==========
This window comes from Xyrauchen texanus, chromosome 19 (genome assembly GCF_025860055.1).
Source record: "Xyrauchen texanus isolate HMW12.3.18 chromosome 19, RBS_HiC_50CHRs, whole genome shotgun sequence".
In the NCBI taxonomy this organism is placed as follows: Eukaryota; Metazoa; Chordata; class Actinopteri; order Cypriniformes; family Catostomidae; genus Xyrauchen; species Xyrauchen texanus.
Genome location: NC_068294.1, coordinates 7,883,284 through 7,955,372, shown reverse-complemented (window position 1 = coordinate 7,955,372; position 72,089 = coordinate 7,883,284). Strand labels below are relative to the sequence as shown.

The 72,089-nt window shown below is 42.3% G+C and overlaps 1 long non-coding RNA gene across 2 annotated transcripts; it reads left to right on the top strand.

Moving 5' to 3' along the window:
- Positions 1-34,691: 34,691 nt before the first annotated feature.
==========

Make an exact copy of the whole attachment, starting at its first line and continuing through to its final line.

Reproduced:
This window comes from Xyrauchen texanus, chromosome 19 (genome assembly GCF_025860055.1).
Source record: "Xyrauchen texanus isolate HMW12.3.18 chromosome 19, RBS_HiC_50CHRs, whole genome shotgun sequence".
In the NCBI taxonomy this organism is placed as follows: Eukaryota; Metazoa; Chordata; class Actinopteri; order Cypriniformes; family Catostomidae; genus Xyrauchen; species Xyrauchen texanus.
Genome location: NC_068294.1, coordinates 7,883,284 through 7,955,372, shown reverse-complemented (window position 1 = coordinate 7,955,372; position 72,089 = coordinate 7,883,284). Strand labels below are relative to the sequence as shown.

The 72,089-nt window shown below is 42.3% G+C and overlaps 1 long non-coding RNA gene across 2 annotated transcripts; it reads left to right on the top strand.

Moving 5' to 3' along the window:
- Positions 1-34,691: 34,691 nt before the first annotated feature.